Alpha-1-antitrypsin deficiency is a hereditary disease resulting from a lack of a protein enzyme that prevents the destructive effect of proteases on lung tissue. In newborns, cholestasis syndrome manifests itself, later cirrhosis of the liver develops with characteristic symptoms. In adults, bronchial obstruction syndrome, pulmonary emphysema are detected, less often – symptoms of liver failure. The diagnosis is confirmed by determining the level of alpha-1-antitrypsin in the blood, by genetic methods. Hepatoprotectors, bronchodilators, corticosteroids are prescribed, replacement therapy is carried out. In severe cases, transplantation of damaged organs is performed.
E88.0 Disorders of plasma protein metabolism, not classified
Alpha-1-antitrypsin deficiency develops as a result of a gene mutation and may occur with predominant liver damage in children or lung damage in adults. Cholestatic jaundice occurs in 20% of all newborns with a lack of alpha-1-antitrypsin, and subsequently cirrhosis of the liver is detected in some of them. Antiprotease deficiency causes COPD in approximately 2% of all sufferers of this disease. However, in many patients with chronic obstructive pulmonary disease, the necessary genetic studies have not been carried out. The prevalence of pathology is insufficiently studied. According to available statistics, protease inhibitor deficiency is more common in people of the Caucasian race. The incidence among European residents is 1 per 1500-5000 people.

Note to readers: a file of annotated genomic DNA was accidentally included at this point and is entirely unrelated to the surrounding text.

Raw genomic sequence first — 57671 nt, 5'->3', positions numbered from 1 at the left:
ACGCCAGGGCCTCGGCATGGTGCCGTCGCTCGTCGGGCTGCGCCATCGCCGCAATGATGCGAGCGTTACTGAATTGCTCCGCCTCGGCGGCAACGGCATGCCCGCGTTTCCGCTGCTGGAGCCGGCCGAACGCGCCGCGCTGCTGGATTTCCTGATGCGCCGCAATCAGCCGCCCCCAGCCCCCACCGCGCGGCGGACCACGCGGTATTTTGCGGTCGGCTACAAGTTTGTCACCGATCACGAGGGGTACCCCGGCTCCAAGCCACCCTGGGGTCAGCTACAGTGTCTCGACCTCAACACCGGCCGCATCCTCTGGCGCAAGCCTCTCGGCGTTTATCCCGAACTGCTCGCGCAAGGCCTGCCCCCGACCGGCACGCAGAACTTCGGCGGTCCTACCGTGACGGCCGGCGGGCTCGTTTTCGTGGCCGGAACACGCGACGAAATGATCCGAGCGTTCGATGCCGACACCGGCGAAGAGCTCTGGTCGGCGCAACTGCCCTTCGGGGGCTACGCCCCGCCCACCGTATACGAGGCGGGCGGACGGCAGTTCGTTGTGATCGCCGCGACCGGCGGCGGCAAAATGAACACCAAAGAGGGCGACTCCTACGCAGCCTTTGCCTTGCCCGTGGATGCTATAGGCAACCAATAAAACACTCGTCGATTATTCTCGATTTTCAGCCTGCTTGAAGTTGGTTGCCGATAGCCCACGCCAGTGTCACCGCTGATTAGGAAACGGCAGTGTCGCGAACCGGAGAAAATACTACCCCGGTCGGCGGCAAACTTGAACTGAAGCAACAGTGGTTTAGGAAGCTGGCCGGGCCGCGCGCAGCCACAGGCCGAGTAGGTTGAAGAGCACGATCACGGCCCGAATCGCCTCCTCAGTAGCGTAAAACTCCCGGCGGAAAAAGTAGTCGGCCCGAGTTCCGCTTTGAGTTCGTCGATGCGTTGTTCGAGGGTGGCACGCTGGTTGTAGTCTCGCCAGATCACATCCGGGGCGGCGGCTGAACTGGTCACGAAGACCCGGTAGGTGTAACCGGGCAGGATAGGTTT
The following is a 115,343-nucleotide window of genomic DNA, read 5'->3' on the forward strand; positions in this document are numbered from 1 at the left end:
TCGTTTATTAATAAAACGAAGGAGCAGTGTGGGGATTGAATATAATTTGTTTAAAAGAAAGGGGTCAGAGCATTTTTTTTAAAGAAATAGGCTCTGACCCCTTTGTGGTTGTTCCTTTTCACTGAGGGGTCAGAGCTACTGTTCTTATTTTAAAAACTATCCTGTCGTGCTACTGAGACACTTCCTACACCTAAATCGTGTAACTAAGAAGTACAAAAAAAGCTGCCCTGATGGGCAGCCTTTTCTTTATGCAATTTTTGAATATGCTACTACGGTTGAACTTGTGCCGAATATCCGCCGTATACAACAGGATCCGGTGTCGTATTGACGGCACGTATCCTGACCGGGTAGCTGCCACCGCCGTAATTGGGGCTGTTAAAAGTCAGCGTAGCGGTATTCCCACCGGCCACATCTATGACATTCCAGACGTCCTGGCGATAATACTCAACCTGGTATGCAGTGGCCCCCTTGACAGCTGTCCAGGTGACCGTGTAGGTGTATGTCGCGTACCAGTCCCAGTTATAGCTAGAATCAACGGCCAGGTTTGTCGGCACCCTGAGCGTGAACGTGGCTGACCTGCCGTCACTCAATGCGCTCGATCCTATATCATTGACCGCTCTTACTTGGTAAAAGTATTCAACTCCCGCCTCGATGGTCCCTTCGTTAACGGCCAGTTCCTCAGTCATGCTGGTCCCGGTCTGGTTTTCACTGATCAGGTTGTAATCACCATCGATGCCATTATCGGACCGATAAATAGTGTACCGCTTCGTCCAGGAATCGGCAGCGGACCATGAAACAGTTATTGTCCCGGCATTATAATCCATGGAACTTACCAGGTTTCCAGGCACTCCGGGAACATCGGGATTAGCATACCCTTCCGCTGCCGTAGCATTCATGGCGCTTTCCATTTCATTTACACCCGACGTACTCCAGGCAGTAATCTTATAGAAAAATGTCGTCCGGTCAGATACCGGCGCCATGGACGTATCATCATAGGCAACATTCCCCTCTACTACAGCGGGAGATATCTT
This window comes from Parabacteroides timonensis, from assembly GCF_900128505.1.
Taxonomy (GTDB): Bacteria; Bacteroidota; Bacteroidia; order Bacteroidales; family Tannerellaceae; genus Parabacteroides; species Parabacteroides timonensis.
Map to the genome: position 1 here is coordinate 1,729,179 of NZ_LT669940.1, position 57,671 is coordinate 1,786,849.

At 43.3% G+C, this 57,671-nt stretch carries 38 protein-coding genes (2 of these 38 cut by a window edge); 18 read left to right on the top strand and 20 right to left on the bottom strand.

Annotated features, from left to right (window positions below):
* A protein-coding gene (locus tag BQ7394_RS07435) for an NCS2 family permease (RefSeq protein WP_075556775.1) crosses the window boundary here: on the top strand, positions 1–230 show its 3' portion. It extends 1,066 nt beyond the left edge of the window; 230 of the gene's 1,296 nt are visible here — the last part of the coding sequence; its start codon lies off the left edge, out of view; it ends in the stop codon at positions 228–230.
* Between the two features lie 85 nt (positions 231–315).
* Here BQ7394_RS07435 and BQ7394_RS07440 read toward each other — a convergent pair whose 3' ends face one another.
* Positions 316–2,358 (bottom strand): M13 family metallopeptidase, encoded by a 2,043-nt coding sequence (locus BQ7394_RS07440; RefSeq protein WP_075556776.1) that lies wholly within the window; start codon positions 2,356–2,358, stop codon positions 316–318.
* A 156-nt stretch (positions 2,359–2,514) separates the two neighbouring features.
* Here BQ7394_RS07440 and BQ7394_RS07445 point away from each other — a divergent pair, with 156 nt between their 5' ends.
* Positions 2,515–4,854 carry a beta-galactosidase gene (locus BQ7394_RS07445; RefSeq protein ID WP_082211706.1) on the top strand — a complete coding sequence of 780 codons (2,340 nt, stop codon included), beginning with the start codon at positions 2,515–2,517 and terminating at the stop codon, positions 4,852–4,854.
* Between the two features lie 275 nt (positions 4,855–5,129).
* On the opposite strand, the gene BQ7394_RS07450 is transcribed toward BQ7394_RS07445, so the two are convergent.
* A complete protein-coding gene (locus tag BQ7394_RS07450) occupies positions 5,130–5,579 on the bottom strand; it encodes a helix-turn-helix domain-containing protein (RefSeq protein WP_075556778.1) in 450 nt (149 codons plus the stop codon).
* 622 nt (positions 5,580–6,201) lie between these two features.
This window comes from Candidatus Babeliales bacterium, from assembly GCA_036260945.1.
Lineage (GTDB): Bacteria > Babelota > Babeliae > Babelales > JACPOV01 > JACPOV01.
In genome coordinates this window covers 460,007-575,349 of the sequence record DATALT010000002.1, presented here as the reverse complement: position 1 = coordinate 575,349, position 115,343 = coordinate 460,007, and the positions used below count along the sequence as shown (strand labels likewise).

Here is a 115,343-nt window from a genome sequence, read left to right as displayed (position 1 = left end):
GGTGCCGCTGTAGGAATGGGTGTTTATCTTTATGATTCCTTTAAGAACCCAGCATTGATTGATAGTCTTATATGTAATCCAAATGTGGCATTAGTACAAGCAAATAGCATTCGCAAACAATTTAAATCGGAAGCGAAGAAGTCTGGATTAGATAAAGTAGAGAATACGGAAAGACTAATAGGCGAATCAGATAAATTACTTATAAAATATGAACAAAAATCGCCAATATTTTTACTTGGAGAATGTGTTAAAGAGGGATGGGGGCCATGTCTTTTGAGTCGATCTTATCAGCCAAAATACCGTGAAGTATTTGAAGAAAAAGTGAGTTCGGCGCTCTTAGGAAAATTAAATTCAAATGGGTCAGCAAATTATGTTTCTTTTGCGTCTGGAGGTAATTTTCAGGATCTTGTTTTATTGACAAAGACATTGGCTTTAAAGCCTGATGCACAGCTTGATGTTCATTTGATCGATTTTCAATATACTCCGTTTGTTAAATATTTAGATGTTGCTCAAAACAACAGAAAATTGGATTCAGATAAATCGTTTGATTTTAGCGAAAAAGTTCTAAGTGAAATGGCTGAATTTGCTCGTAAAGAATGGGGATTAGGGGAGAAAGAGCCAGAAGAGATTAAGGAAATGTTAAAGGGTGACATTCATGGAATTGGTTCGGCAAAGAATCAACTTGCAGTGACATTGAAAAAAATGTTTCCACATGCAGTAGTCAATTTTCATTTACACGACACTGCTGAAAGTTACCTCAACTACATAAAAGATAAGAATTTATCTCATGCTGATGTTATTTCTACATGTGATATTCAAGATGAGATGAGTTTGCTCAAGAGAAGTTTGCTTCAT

The gene mutation causing antiprotease deficiency is inherited by autosomal recessive or codominant type. A gene located on chromosome 14 is responsible for the production and release of alpha-1-antitrypsin. This gene is polymorphic. There are more than 500 different forms of it – alleles. There are the following main variants of damaged alleles responsible for various mechanisms of pathology:
- Scarce. With such a mutation, enough alpha-1-antitrypsin is synthesized. Its ability to penetrate the cytoplasmic membrane decreases. The secretion of the enzyme into the bloodstream is disrupted, it enters there in a minimal amount. As a result, antiprotease accumulates in liver cells, damaging them.
- Zero. Deficiency occurs due to the synthesis of defective and unstable antiprotease. The enzyme breaks down quickly before it is released into the bloodstream. It does not have a damaging effect on liver cells. With this pathology, pulmonary emphysema develops early. Null alleles are the rarest mutation of the gene encoding the production of a protease inhibitor.
- Dysfunctional. In this case, a normal amount of protease inhibitor is produced and enters the bloodstream. The properties of the enzyme itself are violated. Antiprotease activity is reduced or completely lost. With some mutations, the enzyme acquires other qualities, for example, similarity to antithrombin and the ability to cause fatal bleeding.
Smoking has a great influence on the development of pulmonary pathology against the background of a lack of alpha-1-antitrypsin. Tobacco smoke increases the activity of proteases and enhances the destruction of alveolar tissue. The deficiency of the protein protecting the lung tissue in smokers leads to emphysema and COPD much earlier than in non-smokers with the same genetic defect.